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NREL study builds framework to accommodate EV-charging infrastructure

NREL study builds framework to accommodate EV-charging infrastructure

NREL study builds framework to accommodate EV-charging infrastructure


The National Renewable Energy Laboratory (NREL) has been researching how the country could accommodate EV drivers charging needs for over a decade. Their most recent study is helping governments, organizations, and critical stakeholders get an idea of what the infrastructure could look like. 

Data for the study was collected by first evaluating the number, type and location of chargers needed to build an EV charging network that meets consumer needs. The research team had to estimate how quickly consumers would begin driving EVs seven years from now. They also looked at the varying charging needs of drivers and assessed how different climates across the United States might impact energy requirements.

Researchers used software from the EVI-X modeling suite, which NREL developed in conjunction with the California Energy Commission for charging network planning, site design, and financial analyses. EVI-Pro, for example, was used to estimate daily charging needs for users with and without private charging stations. EVI-RoadTrip was used to project charging infrastructure requirements for cross-country road trips, and EVI-OnDemand to understand what charging stations would look like for ride-sharing applications (think Uber and Lyft). They also estimated the number of EVs on the road under varying adoption rates.

This insight resulted in three frameworks catered to a low, medium and high consumption rate of EVs. To accommodate a mid-adoption scenario of 33 million EVs on the road by 2030, the report projects that we’ll need 28 million charging ports. While states will have to implement regulations requiring contractors to include EV charging features in residential homes, researchers forecast we’ll also require:

  • 182,000 publicly accessible fast charging ports to accommodate private and ride-share long-distance travel, in addition to those without residential charging.  
  • One million Level 2 charging ports across publicly accessible locations like neighborhood gas stations, office buildings, and malls or grocery stores.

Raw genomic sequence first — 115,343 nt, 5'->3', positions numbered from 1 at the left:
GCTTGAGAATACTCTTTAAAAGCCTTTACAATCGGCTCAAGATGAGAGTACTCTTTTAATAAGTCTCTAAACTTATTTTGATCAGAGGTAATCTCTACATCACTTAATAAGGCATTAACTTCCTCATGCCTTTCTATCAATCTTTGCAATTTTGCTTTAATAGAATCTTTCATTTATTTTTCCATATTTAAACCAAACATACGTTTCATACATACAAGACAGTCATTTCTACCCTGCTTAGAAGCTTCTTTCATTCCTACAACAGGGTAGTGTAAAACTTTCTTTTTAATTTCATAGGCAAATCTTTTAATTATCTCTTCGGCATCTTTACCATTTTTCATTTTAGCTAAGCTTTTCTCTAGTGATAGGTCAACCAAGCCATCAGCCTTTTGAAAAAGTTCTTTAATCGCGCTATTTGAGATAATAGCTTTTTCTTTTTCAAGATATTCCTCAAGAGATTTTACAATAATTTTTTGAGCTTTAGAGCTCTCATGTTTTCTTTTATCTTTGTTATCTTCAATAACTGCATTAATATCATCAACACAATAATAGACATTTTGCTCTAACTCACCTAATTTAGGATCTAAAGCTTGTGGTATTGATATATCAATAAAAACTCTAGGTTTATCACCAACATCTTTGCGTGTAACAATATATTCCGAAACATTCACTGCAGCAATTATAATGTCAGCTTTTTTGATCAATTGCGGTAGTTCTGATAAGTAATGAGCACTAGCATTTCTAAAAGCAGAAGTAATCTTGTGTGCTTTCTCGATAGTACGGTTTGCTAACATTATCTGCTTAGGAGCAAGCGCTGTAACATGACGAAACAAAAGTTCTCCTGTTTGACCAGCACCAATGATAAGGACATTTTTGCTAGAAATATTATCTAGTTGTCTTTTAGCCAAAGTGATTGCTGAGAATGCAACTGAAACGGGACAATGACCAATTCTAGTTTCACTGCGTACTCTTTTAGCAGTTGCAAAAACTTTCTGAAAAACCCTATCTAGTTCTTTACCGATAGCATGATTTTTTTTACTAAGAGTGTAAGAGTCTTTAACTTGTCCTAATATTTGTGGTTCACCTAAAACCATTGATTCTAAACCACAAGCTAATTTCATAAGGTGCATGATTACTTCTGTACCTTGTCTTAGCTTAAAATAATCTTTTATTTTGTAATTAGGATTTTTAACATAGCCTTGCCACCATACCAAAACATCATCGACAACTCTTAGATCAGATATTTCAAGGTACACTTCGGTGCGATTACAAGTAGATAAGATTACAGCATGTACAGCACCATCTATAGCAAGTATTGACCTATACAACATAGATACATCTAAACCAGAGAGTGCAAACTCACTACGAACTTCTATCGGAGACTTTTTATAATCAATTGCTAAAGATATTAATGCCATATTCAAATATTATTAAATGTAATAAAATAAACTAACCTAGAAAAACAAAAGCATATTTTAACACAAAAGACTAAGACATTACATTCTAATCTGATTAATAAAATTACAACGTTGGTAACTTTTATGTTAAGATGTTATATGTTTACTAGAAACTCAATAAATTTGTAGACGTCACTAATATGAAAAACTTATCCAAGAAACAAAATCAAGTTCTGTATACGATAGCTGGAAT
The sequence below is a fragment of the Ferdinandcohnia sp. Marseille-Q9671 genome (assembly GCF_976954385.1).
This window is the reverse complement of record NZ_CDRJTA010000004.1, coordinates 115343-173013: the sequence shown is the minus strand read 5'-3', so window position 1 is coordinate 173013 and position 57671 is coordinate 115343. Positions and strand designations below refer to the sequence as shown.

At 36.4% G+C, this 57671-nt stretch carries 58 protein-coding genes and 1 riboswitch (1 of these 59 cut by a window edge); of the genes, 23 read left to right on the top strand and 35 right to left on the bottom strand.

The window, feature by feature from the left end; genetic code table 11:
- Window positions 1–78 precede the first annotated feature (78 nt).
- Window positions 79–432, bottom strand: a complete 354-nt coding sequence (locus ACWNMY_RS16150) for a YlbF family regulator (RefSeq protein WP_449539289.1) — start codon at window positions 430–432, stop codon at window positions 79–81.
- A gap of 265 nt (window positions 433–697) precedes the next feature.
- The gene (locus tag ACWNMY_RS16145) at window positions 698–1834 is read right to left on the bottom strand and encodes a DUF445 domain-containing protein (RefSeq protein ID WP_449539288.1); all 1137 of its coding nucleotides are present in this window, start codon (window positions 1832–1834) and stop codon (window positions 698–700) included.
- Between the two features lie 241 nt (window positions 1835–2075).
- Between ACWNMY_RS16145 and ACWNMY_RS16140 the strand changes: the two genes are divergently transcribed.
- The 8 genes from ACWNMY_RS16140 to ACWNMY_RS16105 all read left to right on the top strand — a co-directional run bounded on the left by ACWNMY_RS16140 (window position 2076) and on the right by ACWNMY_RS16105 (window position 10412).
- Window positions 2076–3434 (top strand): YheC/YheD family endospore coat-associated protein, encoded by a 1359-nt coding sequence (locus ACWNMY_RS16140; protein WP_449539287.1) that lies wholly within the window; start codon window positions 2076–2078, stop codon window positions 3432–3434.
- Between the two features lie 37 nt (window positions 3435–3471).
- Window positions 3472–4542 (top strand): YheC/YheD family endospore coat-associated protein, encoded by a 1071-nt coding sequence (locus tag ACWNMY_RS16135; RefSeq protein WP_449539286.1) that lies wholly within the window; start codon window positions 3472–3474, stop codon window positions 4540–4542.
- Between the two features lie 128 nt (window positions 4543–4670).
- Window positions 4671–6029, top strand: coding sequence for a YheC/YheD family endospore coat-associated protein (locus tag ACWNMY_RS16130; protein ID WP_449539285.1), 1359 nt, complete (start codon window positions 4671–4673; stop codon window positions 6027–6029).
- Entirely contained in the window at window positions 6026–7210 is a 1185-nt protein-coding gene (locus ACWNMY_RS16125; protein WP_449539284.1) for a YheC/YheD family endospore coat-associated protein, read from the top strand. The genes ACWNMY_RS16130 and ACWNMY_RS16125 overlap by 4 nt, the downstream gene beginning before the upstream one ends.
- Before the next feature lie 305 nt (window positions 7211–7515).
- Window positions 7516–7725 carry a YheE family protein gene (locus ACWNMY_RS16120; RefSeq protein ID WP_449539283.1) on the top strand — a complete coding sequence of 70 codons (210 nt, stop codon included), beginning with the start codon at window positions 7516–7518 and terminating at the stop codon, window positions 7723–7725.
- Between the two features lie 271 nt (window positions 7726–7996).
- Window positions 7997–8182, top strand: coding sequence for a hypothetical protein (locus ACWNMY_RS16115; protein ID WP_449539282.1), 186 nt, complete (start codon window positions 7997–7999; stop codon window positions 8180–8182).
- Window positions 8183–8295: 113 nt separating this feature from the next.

• Eight million Level 1 and Level 2 charging ports across private spaces like houses, apartment buildings, and small offices.  

Eric Wood, a senior EV charging infrastructure researcher at NREL, said the data creates a snapshot of what experts think a successful charging network could look like in 2030.

By studying regional transportation data across the country, the research team assessed the impact of EV adoption in neighboring states on highway corridors of affected countries, “How might that out-of-state demand compare to the charging needs from residents in my area?” Wood said. 

Understanding this impact is integral to transitioning into the Administration’s equitable and clean transportation future – it considers the charging needs of communities in underserved areas. “We’re looking at climate, travel patterns, housing, charging preferences, and demographics,” Wood said. States and districts can now access this detailed region-specific analysis, which Wood suggests will help them better estimate EV charging infrastructure needs to guide local investments. 

And the consumer goods market is catching on, too: Subway announced in February that it would feature EV stations that could charge your car in as little as ten minutes

As the natural battery landscape continues to evolve, ongoing research and adaptation are necessary. Gabe Klein, executive director of the Joint Office of Energy and Transportation, noted that while the findings serve as a snapshot of a moment in time, the work will remain relevant. NREL plans to regularly update the data to provide stakeholders with data that helps identify areas of the charging network that require improvement while scaling up successful components.

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